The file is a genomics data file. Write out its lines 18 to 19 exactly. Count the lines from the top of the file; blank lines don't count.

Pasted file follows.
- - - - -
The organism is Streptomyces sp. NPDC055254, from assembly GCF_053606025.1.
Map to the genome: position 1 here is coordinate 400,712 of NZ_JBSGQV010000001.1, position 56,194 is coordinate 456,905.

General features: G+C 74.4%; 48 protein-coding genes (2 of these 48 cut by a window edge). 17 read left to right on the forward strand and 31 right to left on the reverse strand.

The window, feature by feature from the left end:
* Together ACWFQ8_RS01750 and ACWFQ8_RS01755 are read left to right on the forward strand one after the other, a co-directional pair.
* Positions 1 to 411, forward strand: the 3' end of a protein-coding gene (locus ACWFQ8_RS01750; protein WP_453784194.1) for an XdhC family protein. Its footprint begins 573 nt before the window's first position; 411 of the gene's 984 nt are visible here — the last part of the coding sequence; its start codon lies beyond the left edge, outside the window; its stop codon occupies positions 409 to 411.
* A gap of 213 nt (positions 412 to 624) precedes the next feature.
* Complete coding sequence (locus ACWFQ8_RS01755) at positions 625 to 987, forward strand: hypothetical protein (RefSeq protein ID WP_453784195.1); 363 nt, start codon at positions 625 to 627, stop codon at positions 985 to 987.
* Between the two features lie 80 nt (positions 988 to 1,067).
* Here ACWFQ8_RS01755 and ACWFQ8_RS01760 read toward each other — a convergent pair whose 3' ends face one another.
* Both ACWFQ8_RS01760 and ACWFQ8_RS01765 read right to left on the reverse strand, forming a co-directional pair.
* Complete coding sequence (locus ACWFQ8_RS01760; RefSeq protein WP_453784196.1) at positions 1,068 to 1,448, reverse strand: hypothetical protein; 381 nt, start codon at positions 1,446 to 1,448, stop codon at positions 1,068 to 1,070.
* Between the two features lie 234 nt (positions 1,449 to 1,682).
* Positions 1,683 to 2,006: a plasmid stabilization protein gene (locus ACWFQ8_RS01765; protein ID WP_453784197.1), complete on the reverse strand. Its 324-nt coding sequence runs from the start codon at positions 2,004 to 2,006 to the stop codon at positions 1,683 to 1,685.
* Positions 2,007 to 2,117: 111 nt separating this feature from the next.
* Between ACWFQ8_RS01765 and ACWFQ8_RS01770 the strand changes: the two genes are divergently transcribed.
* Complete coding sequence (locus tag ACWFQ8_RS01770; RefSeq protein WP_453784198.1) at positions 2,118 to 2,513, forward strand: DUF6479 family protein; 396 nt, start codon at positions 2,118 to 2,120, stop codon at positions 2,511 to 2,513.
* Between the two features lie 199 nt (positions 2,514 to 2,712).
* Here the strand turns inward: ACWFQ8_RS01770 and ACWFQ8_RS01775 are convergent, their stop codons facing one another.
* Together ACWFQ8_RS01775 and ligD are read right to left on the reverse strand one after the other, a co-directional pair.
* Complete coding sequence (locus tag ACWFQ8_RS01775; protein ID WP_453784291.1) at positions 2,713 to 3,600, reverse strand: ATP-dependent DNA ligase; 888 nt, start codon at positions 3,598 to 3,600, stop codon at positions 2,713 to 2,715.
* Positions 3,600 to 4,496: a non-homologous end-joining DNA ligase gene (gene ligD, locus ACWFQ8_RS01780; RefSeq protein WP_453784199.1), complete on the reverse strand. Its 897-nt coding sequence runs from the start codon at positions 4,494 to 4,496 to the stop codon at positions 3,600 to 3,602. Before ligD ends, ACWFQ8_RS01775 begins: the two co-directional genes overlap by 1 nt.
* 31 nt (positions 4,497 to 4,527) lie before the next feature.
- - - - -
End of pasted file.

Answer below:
* Between the two features lie 199 nt (positions 2,514 to 2,712).
* Here the strand turns inward: ACWFQ8_RS01770 and ACWFQ8_RS01775 are convergent, their stop codons facing one another.